Creating a flexible design system

Much is being written today on design systems, pattern libraries and guides, yet many teams find it hard to follow style and interface guidelines consistently for a prolonged period of time. As the product evolves, design system often clutters with increasing exceptions, and haunts the team with rudimental rules till they give up on maintaining it.

Why does this happen? Designing a digital product we often do not know where exactly it will evolve over time. And while we easily maintain the neat and shiny look of our UI kit, problems arise when we apply our guidelines in a variety of contexts, many of which we can’t envision designing the system initially.

How do we create a flexible design system which evolves with the product and yet is easy to maintain? Here are some rules I found universal.

Don’t formalize too early

Working on a new project, I prefer not to restrict myself with a grid, typographic scale or color palette till I understand the structure and content of the project well enough to formalize it’s design. It’s important to focus on problem-solving prior to thinking of overall consistency.

Start small

It’s better have less rules than many exceptions, so don’t formalize something you won’t be able to maintain. For the majority of small to mid-size products it’s perfectly enough to have a guide for colors, typography, and grid, with a set of UI components used most frequently.

Make exceptions part of your system

Problems with guidelines arise when we’re trying to fit our design into a fixed selection of styles which we consider to be final for now and in future. But as the project grows complex, we often discover that there are contexts for which our system is not prepared. I’ve seen grids which are left abandoned in half a year, and color palletes which grow three time bigger in an actual design.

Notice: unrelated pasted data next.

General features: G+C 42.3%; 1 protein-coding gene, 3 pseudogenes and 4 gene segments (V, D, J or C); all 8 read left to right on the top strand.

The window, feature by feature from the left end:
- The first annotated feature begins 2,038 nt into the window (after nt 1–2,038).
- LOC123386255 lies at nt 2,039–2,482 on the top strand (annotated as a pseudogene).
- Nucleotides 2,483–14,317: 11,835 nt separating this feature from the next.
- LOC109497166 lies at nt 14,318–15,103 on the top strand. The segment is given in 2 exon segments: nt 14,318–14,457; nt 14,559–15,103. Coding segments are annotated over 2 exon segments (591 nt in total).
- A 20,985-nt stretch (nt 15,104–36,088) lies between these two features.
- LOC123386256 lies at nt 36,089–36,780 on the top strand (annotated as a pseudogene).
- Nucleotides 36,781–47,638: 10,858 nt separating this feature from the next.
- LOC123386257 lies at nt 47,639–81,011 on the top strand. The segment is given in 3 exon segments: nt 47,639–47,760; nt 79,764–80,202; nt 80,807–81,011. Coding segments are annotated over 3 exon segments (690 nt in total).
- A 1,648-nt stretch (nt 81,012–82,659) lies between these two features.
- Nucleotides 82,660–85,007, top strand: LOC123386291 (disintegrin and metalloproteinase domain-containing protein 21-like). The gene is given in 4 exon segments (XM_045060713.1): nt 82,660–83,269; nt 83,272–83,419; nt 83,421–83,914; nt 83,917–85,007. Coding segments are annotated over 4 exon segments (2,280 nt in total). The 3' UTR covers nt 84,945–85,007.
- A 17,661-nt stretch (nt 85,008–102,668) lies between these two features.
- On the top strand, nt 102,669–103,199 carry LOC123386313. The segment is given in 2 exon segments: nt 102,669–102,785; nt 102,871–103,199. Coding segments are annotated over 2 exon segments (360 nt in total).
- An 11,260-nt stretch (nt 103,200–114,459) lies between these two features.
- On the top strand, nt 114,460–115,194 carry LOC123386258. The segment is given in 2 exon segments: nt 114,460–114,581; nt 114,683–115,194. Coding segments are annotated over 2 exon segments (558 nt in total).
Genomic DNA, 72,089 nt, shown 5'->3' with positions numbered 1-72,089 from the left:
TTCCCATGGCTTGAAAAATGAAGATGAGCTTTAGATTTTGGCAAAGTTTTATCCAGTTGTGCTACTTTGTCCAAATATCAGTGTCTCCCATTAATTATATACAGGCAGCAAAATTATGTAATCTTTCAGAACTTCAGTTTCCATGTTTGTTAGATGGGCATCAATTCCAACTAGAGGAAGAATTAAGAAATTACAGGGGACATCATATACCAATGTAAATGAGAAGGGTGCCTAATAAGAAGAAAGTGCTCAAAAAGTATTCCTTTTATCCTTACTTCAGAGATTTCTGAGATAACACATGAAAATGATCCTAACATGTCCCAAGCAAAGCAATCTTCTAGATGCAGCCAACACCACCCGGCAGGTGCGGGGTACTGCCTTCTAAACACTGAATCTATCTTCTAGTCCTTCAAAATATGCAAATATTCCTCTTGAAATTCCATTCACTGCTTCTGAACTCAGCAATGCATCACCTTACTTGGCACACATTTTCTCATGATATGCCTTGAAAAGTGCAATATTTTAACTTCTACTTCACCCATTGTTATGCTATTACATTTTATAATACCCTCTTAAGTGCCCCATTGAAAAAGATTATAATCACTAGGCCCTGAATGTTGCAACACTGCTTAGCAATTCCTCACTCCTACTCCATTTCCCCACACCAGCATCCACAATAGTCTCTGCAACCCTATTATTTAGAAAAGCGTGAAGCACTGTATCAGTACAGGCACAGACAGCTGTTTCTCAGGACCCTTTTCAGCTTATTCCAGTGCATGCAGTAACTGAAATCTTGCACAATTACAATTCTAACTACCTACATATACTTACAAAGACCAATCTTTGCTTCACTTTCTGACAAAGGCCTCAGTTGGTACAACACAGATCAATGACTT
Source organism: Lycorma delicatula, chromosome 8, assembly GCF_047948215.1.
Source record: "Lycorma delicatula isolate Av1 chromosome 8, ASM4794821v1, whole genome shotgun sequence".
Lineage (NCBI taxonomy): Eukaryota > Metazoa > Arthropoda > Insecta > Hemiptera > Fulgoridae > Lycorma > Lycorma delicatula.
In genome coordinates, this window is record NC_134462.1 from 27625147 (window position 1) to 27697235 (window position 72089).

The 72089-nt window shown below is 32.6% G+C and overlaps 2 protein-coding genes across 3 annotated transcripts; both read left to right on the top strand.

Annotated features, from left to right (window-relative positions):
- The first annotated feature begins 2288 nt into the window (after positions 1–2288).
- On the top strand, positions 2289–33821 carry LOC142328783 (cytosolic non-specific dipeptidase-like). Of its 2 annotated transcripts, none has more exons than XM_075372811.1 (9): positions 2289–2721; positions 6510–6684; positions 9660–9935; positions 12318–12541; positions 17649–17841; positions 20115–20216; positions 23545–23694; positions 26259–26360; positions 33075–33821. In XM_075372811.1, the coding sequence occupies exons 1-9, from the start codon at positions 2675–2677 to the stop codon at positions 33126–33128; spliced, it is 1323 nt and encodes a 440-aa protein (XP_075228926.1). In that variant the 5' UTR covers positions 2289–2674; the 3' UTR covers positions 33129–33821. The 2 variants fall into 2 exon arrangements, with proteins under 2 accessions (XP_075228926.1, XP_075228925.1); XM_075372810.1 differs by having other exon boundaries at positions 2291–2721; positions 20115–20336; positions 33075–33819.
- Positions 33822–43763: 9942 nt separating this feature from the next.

In my experience, the key to designing a lasting system is not in settling on a tiny numbers of styles, but rather in organizing styles in a way which will make it easy to continiously make changes, adding, removing and merging styles together without losing control over the system.

Create a flexible spacing system & set a grid

The first step I with each new project is picking a base module: a square of 4px, 6px or 8px for web and 16px for mobile. This module will define spacing, typography, and grid of the project. This technique is inspired with the concept of 8pt Grids by Bryn Jackson.

A blank space, essentially, is just another reusable UI component, and it can be nested, or stacked to other components. As long as you stick to the module of choice, there’s often no need to formalize design further — the goal here is not in having as less types of spaces as possible, but is to create rules for spacing and organize the spaces used throughout the system.

The next step I take is setting a grid with columns and gutters-multiples of the base module. I often use 12, 16 and 24-column grid in my work, even if the current design requires less, to allow more flexibility in future.

While grids are essential to organize the layout, they often fail as the complexity grows — and that’s where a good spacing system comes in handy. Nested grids is the other solution I found useful, especially when working with responsive layouts.